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TaxonomyBrowseInfoImagesLinksBooksData
Photo#68973
Family unknown - Scuromanius facetus

Family unknown - Scuromanius facetus
Organ Mountains foothills, Dona Ana County, New Mexico, USA
August 5, 2006
Size: about 3.4 mm

Images of this individual: tag all
Mauroniscidae, - Scuromanius facetus Family unknown - Scuromanius facetus Family unknown - Scuromanius facetus Family unknown - Scuromanius facetus

Moved
Moved from Scuromanius.

Moved
Moved from Dasytinae.

Moved
Moved from Beetles.

 
Your unindentifyed Melyrid from New Mexico
I have never seen this genus and it does fit very well with most of your US Dasytinae.
I have been impressed by the head's shape, nearly rostrate and I suggest that it could be a Mecomycter Horn 1882 or a Scuromanius Majer 1995. Both have representatives in the South-West of the USA.
They have been separated from the Melyrid family stock by Majer in 1995 and belong to a small family Mauroniscidae with 5 genera distributed from Wyoming to Chile.
In a private mail, A. Mayor (author of the Melyrid families's group in American Beetles II: 294-295) told me he had recognized several new taxa of these genera among museums'undetermined material.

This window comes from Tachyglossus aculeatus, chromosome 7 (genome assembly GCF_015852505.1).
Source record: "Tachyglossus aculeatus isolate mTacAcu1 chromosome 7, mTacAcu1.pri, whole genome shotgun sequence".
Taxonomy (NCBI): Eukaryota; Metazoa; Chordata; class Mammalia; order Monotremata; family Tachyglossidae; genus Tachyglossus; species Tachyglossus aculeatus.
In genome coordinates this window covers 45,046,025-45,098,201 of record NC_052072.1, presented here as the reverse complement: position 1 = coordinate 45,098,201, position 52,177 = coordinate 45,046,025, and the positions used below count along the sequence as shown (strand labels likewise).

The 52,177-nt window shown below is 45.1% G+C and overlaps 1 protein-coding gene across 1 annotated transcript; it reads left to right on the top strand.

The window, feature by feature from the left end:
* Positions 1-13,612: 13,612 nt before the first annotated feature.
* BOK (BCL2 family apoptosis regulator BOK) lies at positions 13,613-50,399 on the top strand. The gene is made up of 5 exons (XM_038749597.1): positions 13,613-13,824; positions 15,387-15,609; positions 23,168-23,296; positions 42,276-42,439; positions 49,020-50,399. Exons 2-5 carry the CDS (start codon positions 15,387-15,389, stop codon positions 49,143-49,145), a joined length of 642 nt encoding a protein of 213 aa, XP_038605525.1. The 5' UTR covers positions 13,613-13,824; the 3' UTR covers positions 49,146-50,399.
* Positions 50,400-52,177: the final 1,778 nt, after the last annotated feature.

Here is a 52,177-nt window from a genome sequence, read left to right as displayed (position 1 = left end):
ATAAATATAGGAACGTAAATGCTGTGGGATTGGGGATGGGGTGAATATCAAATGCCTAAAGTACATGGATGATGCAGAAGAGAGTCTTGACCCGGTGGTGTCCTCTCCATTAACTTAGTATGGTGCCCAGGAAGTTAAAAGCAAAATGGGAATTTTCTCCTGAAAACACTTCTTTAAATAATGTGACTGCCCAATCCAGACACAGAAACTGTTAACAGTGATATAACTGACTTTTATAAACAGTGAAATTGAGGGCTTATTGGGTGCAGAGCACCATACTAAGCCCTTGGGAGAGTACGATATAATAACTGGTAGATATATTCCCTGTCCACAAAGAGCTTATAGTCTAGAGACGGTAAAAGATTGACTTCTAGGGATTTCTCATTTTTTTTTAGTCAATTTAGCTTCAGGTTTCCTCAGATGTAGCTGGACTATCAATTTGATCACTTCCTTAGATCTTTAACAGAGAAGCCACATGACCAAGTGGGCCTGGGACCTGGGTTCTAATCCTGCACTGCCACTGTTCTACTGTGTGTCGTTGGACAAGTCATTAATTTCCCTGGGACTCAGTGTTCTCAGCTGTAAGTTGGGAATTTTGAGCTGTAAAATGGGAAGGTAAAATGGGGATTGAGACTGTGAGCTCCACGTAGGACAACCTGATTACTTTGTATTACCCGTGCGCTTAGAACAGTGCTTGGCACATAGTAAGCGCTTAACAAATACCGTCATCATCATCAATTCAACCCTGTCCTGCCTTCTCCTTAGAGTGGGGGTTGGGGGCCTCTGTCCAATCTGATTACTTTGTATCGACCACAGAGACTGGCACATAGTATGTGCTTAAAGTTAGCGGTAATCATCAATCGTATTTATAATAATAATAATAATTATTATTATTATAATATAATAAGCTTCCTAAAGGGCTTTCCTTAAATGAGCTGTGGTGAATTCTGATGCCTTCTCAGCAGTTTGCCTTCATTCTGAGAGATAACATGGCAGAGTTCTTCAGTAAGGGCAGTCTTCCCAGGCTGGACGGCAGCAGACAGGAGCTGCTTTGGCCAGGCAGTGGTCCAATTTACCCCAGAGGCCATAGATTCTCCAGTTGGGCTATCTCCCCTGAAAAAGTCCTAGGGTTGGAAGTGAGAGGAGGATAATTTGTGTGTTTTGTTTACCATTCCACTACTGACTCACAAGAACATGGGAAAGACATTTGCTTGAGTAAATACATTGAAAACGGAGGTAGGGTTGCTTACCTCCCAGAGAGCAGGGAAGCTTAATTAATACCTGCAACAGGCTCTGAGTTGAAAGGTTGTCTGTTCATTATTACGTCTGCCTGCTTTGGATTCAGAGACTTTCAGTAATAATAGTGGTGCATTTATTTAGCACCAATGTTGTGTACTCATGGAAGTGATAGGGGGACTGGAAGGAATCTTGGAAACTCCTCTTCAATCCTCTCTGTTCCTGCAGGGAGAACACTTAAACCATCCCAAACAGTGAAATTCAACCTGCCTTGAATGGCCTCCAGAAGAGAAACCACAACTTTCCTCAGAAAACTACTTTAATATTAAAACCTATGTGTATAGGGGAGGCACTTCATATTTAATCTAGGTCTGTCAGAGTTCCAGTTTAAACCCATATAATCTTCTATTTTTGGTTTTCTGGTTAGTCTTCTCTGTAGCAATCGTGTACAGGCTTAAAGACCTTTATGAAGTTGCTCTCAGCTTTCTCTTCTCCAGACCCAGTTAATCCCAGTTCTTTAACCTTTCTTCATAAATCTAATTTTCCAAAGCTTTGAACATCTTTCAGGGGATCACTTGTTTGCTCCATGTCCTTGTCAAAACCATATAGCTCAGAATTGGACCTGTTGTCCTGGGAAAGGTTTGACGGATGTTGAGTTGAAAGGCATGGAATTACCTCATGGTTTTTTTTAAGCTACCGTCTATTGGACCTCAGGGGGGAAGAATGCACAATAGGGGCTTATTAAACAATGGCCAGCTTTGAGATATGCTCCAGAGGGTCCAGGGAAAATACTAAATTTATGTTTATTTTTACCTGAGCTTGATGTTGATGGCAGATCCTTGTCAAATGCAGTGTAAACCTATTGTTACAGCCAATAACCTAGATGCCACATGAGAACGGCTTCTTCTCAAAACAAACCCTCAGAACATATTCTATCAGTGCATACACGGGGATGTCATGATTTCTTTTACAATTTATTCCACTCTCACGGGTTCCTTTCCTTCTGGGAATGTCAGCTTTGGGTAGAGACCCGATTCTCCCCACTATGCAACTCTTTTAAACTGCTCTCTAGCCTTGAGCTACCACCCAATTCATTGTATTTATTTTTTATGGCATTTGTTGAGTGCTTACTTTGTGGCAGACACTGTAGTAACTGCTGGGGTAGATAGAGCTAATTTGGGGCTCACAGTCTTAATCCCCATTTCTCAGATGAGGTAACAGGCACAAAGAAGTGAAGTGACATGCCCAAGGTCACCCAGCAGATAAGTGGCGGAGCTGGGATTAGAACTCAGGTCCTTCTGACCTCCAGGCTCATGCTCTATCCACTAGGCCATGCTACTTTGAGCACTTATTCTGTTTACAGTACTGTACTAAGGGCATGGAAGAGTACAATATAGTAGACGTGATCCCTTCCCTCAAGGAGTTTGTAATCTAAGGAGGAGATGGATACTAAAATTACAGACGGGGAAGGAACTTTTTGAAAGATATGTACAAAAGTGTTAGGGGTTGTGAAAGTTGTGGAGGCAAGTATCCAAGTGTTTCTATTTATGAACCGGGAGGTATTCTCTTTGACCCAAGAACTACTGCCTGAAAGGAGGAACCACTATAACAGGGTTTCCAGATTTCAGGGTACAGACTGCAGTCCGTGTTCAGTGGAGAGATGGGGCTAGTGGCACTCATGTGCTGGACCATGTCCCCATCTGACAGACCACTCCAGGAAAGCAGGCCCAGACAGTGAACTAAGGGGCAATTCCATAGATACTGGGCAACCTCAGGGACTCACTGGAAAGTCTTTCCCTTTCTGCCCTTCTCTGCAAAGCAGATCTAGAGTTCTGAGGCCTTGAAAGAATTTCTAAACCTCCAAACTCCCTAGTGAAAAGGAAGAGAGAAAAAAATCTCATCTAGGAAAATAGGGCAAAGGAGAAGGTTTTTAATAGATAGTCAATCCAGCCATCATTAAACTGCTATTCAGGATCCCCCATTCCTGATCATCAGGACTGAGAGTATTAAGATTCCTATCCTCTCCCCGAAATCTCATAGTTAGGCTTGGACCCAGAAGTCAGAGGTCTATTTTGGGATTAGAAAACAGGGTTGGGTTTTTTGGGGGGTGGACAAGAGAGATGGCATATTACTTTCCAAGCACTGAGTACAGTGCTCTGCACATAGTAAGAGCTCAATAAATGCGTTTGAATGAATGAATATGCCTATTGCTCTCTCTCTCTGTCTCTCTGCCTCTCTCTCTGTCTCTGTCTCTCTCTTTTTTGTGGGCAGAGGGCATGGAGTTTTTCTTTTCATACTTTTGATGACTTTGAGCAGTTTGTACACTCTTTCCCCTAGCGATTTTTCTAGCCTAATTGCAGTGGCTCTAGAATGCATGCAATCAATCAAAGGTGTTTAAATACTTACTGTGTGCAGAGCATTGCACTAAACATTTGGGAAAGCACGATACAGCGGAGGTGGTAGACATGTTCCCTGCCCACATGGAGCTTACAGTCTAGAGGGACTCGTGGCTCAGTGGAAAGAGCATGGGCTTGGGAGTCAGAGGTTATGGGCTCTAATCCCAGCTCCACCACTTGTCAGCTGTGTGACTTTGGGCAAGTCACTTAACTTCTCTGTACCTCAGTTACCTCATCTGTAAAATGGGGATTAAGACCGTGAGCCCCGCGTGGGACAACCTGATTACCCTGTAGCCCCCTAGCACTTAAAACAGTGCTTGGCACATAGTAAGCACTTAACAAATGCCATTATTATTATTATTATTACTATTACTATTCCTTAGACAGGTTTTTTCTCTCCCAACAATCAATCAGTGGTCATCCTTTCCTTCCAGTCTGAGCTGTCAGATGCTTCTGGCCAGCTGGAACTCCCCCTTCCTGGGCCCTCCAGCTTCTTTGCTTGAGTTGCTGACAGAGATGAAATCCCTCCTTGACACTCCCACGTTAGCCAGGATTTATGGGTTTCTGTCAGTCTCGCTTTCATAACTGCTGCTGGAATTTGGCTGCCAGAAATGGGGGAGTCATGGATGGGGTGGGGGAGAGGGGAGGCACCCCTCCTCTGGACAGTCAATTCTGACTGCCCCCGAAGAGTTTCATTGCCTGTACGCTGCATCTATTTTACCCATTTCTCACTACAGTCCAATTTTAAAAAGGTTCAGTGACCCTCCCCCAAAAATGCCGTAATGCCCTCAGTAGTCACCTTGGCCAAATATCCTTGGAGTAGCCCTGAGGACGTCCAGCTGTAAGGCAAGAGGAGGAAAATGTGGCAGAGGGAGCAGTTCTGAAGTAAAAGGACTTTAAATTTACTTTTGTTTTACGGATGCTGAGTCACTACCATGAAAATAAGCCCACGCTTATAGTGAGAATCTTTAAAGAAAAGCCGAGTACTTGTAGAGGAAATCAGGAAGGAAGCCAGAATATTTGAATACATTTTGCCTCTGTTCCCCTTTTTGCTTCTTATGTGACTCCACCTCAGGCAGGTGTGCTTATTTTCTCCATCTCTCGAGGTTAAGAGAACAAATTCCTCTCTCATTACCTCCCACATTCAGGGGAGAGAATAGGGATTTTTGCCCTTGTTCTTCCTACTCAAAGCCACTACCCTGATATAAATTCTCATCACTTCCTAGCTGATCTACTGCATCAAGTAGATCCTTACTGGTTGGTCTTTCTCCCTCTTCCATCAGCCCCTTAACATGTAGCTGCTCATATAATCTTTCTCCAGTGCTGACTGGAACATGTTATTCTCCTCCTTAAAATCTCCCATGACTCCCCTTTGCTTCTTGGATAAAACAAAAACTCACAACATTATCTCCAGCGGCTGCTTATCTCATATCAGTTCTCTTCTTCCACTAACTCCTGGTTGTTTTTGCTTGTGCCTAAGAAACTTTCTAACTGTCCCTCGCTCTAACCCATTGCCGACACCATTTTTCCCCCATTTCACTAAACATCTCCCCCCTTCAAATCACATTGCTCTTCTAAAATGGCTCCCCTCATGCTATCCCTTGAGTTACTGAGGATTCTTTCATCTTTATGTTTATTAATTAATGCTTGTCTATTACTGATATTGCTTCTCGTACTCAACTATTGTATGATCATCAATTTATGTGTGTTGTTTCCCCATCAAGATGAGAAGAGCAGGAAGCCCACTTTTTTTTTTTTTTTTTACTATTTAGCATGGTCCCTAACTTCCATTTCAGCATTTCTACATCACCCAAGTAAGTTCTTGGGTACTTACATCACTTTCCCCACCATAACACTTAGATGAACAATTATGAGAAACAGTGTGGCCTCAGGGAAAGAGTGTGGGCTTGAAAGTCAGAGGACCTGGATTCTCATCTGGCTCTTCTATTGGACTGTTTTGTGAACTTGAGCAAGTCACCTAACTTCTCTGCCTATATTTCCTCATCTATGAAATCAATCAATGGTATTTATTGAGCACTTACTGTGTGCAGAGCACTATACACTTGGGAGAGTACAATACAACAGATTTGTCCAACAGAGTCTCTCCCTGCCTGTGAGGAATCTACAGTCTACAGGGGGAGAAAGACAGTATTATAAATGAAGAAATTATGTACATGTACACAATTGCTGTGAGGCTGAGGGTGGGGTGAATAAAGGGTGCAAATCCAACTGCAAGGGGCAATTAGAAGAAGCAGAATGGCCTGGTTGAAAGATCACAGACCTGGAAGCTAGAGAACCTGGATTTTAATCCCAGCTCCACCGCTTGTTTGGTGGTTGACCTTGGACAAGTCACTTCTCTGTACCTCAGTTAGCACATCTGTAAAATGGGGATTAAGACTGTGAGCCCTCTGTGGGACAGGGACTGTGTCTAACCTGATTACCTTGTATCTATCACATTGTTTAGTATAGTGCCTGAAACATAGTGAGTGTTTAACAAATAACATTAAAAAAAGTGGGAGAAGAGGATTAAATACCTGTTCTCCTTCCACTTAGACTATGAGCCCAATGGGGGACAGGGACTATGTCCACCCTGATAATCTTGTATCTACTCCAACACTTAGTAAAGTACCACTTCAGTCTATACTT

If I suppose right, the photographs of the specimen are of a female new species. Check the tarsi ended with claw devoided of appendage or tooth.
Robert Constantin (French taxonomist of this group, World level now)

 
Thank you so much, Robert.
Would Dr. Mayor consent to view these images to see if they are similar to new taxa he has uncovered in museums? If he needs to view this photographed specimen, it might be available on loan from New Mexico State University, Las Cruces. Greg Forbes is my main contact there.

 
Unidentified Melyrid from New Mexico
Jim,
I agree with Robert that this is a species of Scuromanius. The name is a rearrangement of Mauroniscus, another genus in this group. The specimen you have may be Scuromanius facetus (Casey). I have seen a long series of this species from southern Utah, and it is known from Arizona and New Mexico. The taxonomic status of the family Mauroniscidae is still unsettled, and is probably best treated as a subfamily of Dasytidae for the moment. As with your specimen adults are often found on desert flowers in the late summer and fall.

 
Excellent! Thank you, Adriean.
Greg Forbes tells me the specimen *is* available but you seem to think this is a known species so I doubt you will want to examine it.

As for treatment of Mauroniscidae, have the dasytines now been elevated to family status, making the new group Mauroniscinae? Currently we have Dasytinae positioned under Melyridae, which I suppose would make the new group Mauroniscini.

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